The pictures below were taken in New York City during the March 11-15 “Freedom Fast” and “Time’s Up, Wendy’s” march to encourage Wendy’s to SIGN ON to the Fair Food Program, to prevent sexual violence against farmworkers, and to provide tomato farmworkers with a penny more per pound in their paychecks!
See photo right: Julie Taylor, Executive Director of National Farm Worker Ministries, together with Disciples activist Chrissy Stonebraker-Martinez, Co-Director of InterReligious Task Force on Central America, at the “Time’s Up, Wendy’s” march in New York City on March 15, 2018. Present also at the march was Rev. Luis-Alfredo Cartagena, Disciples pastor at Park Avenue Christian Church in New York City. See a full report of farmworker led actions through the “Freedom Fast” and “Time’s Up, Wendy’s” march here.
Disciples are encouraged to continue to boycott Wendy’s until the time that Wendy’s CEO agrees to sign on—together with the other top fast food groups in the U.S., who signed on years ago—to the Fair Food Program. See ways that you, your family, and your congregation can join with our faith partners in the National Farm Worker Ministry, and with farmworkers through the Coalition of Immokalee Workers, to support the boycott in your community.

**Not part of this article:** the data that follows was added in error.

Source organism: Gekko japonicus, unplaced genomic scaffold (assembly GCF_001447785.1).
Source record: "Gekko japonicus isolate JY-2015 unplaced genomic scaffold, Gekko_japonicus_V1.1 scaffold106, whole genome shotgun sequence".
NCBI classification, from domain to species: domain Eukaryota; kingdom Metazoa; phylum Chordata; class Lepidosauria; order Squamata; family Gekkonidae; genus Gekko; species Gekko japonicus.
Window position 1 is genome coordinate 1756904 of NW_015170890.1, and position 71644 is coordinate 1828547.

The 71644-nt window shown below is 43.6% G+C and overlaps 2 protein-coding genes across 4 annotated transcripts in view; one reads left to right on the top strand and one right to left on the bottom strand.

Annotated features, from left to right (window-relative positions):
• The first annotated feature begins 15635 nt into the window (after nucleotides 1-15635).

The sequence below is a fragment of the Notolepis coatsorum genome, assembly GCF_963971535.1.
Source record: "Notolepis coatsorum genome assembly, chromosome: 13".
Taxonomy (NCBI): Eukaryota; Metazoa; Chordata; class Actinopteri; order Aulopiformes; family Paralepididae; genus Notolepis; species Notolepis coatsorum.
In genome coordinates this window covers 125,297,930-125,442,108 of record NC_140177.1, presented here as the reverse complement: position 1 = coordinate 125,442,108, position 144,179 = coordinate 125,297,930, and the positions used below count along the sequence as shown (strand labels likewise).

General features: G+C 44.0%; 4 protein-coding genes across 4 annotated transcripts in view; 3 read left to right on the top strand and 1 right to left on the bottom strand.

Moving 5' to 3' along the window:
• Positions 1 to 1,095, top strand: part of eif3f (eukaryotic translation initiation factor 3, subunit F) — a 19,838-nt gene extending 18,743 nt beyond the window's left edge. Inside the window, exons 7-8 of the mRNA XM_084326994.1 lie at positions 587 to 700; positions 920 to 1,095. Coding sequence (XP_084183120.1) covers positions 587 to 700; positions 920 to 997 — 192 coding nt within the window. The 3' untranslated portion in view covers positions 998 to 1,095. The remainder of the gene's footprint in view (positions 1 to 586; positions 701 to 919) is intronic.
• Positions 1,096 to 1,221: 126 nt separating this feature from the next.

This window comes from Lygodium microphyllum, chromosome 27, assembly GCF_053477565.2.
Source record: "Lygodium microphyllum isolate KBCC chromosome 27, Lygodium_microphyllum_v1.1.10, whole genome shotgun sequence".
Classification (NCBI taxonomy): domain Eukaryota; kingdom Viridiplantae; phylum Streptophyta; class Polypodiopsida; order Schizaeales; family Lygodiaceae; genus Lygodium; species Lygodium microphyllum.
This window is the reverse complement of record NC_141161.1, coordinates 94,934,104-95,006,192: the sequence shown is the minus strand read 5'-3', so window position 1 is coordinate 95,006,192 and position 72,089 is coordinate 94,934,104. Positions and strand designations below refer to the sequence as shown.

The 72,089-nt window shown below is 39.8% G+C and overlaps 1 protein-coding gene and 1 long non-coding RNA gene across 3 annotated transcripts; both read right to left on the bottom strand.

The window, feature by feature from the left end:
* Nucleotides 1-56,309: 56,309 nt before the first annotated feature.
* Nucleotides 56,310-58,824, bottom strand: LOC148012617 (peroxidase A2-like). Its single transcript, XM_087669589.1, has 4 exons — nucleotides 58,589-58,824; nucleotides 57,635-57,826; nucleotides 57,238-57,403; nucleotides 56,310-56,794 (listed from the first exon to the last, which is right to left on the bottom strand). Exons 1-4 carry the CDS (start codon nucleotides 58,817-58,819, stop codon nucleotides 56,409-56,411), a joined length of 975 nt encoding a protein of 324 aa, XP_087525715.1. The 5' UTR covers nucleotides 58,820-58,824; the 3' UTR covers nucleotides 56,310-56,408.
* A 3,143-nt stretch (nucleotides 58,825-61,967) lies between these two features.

Letters of encouragement to Fasters and Partners from Disciples RIM Director, Rev. Dr. Sharon Stanley-Rea and Disciples Home Missions President, Rev. Sotello V. Long on the last day of the “Freedom Fast.”
As people of faith… we pledge to join the boycott of Wendy’s until Wendy’s commits to justice for the workers that make your profits possible.”
May 25, 2016 — Adding to the growing drumbeat of support from the faith community, over twenty powerful religious leaders have penned an open letter to Wendy’s leadership, just ahead of tomorrow’s shareholder meeting in Ohio. Unequivocal in their support for the Fair Food Program and the new era of human rights for farmworkers it has delivered, denominational presidents, bishops, ministers, rabbis and authors are standing together to urge Wendy’s leadership to get with the Program.